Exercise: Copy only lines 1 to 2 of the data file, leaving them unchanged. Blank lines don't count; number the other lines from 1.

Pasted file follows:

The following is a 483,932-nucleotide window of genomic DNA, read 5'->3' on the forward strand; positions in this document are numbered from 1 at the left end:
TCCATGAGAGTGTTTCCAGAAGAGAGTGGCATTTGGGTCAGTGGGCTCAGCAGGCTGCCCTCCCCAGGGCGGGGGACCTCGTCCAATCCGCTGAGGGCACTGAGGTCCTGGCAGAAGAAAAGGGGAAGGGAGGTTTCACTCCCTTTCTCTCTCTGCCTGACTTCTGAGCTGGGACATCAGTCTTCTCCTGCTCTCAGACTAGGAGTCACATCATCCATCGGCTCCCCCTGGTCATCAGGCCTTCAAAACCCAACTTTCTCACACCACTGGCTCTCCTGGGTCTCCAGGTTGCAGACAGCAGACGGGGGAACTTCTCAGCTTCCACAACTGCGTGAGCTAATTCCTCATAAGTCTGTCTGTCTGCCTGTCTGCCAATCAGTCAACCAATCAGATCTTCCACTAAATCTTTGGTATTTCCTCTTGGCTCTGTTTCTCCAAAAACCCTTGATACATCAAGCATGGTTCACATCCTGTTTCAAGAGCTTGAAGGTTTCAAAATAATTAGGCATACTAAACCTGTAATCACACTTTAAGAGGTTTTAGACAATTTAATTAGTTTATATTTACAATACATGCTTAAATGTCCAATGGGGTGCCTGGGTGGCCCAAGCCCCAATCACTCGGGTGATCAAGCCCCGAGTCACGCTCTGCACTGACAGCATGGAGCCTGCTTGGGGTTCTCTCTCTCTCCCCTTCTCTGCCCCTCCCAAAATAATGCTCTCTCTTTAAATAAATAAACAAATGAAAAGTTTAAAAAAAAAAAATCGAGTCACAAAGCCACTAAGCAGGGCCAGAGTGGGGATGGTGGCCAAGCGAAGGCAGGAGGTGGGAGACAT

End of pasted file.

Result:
The following is a 483,932-nucleotide window of genomic DNA, read 5'->3' on the forward strand; positions in this document are numbered from 1 at the left end:
TCCATGAGAGTGTTTCCAGAAGAGAGTGGCATTTGGGTCAGTGGGCTCAGCAGGCTGCCCTCCCCAGGGCGGGGGACCTCGTCCAATCCGCTGAGGGCACTGAGGTCCTGGCAGAAGAAAAGGGGAAGGGAGGTTTCACTCCCTTTCTCTCTCTGCCTGACTTCTGAGCTGGGACATCAGTCTTCTCCTGCTCTCAGACTAGGAGTCACATCATCCATCGGCTCCCCCTGGTCATCAGGCCTTCAAAACCCAACTTTCTCACACCACTGGCTCTCCTGGGTCTCCAGGTTGCAGACAGCAGACGGGGGAACTTCTCAGCTTCCACAACTGCGTGAGCTAATTCCTCATAAGTCTGTCTGTCTGCCTGTCTGCCAATCAGTCAACCAATCAGATCTTCCACTAAATCTTTGGTATTTCCTCTTGGCTCTGTTTCTCCAAAAACCCTTGATACATCAAGCATGGTTCACATCCTGTTTCAAGAGCTTGAAGGTTTCAAAATAATTAGGCATACTAAACCTGTAATCACACTTTAAGAGGTTTTAGACAATTTAATTAGTTTATATTTACAATACATGCTTAAATGTCCAATGGGGTGCCTGGGTGGCCCAAGCCCCAATCACTCGGGTGATCAAGCCCCGAGTCACGCTCTGCACTGACAGCATGGAGCCTGCTTGGGGTTCTCTCTCTCTCCCCTTCTCTGCCCCTCCCAAAATAATGCTCTCTCTTTAAATAAATAAACAAATGAAAAGTTTAAAAAAAAAAAATCGAGTCACAAAGCCACTAAGCAGGGCCAGAGTGGGGATGGTGGCCAAGCGAAGGCAGGAGGTGGGAGACAT